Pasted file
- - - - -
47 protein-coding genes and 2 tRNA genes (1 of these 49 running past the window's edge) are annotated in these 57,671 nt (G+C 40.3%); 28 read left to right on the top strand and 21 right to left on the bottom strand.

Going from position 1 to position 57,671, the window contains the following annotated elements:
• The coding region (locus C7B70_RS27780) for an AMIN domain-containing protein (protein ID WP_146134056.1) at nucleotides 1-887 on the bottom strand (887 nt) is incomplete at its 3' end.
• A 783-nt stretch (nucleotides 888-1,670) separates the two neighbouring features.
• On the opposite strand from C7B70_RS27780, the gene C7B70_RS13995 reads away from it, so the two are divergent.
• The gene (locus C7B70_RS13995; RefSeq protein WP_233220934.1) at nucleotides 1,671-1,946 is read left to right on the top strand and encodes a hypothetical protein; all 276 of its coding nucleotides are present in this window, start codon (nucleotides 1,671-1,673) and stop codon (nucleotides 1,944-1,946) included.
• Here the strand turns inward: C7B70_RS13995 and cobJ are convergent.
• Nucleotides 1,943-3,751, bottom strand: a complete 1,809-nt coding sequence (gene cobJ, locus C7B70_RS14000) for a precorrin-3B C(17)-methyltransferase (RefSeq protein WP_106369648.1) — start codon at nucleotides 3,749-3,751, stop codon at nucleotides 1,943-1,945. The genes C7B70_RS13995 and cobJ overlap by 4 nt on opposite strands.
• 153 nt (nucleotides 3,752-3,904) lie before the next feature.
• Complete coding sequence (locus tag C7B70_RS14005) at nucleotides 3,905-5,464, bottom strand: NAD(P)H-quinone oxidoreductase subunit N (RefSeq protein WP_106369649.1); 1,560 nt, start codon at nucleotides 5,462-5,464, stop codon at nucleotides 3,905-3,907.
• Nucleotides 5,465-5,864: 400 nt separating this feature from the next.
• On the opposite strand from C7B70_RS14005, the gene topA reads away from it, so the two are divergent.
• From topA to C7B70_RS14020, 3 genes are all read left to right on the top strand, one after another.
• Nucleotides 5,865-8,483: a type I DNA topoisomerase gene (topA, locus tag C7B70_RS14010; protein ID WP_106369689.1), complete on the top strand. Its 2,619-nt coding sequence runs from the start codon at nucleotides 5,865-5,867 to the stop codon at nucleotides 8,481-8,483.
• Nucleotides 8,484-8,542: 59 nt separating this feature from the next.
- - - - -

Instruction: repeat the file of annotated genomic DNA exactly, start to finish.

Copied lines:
47 protein-coding genes and 2 tRNA genes (1 of these 49 running past the window's edge) are annotated in these 57,671 nt (G+C 40.3%); 28 read left to right on the top strand and 21 right to left on the bottom strand.

Going from position 1 to position 57,671, the window contains the following annotated elements:
• The coding region (locus C7B70_RS27780) for an AMIN domain-containing protein (protein ID WP_146134056.1) at nucleotides 1-887 on the bottom strand (887 nt) is incomplete at its 3' end.
• A 783-nt stretch (nucleotides 888-1,670) separates the two neighbouring features.
• On the opposite strand from C7B70_RS27780, the gene C7B70_RS13995 reads away from it, so the two are divergent.
• The gene (locus C7B70_RS13995; RefSeq protein WP_233220934.1) at nucleotides 1,671-1,946 is read left to right on the top strand and encodes a hypothetical protein; all 276 of its coding nucleotides are present in this window, start codon (nucleotides 1,671-1,673) and stop codon (nucleotides 1,944-1,946) included.
• Here the strand turns inward: C7B70_RS13995 and cobJ are convergent.
• Nucleotides 1,943-3,751, bottom strand: a complete 1,809-nt coding sequence (gene cobJ, locus C7B70_RS14000) for a precorrin-3B C(17)-methyltransferase (RefSeq protein WP_106369648.1) — start codon at nucleotides 3,749-3,751, stop codon at nucleotides 1,943-1,945. The genes C7B70_RS13995 and cobJ overlap by 4 nt on opposite strands.
• 153 nt (nucleotides 3,752-3,904) lie before the next feature.
• Complete coding sequence (locus tag C7B70_RS14005) at nucleotides 3,905-5,464, bottom strand: NAD(P)H-quinone oxidoreductase subunit N (RefSeq protein WP_106369649.1); 1,560 nt, start codon at nucleotides 5,462-5,464, stop codon at nucleotides 3,905-3,907.
• Nucleotides 5,465-5,864: 400 nt separating this feature from the next.
• On the opposite strand from C7B70_RS14005, the gene topA reads away from it, so the two are divergent.
• From topA to C7B70_RS14020, 3 genes are all read left to right on the top strand, one after another.
• Nucleotides 5,865-8,483: a type I DNA topoisomerase gene (topA, locus tag C7B70_RS14010; protein ID WP_106369689.1), complete on the top strand. Its 2,619-nt coding sequence runs from the start codon at nucleotides 5,865-5,867 to the stop codon at nucleotides 8,481-8,483.
• Nucleotides 8,484-8,542: 59 nt separating this feature from the next.